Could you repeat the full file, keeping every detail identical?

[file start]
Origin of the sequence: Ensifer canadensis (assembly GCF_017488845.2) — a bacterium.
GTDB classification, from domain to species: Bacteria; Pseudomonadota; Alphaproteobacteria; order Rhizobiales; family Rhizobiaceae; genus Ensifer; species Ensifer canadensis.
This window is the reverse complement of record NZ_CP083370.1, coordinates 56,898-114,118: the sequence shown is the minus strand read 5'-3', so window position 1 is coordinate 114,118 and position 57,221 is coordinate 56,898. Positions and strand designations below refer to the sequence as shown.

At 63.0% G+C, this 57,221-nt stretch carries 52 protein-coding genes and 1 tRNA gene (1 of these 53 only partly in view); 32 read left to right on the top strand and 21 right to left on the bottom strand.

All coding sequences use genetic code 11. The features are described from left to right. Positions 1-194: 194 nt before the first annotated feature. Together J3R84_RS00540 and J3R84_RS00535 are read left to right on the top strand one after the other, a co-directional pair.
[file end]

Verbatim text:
Origin of the sequence: Ensifer canadensis (assembly GCF_017488845.2) — a bacterium.
GTDB classification, from domain to species: Bacteria; Pseudomonadota; Alphaproteobacteria; order Rhizobiales; family Rhizobiaceae; genus Ensifer; species Ensifer canadensis.
This window is the reverse complement of record NZ_CP083370.1, coordinates 56,898-114,118: the sequence shown is the minus strand read 5'-3', so window position 1 is coordinate 114,118 and position 57,221 is coordinate 56,898. Positions and strand designations below refer to the sequence as shown.

At 63.0% G+C, this 57,221-nt stretch carries 52 protein-coding genes and 1 tRNA gene (1 of these 53 only partly in view); 32 read left to right on the top strand and 21 right to left on the bottom strand.

All coding sequences use genetic code 11. The features are described from left to right. Positions 1-194: 194 nt before the first annotated feature. Together J3R84_RS00540 and J3R84_RS00535 are read left to right on the top strand one after the other, a co-directional pair.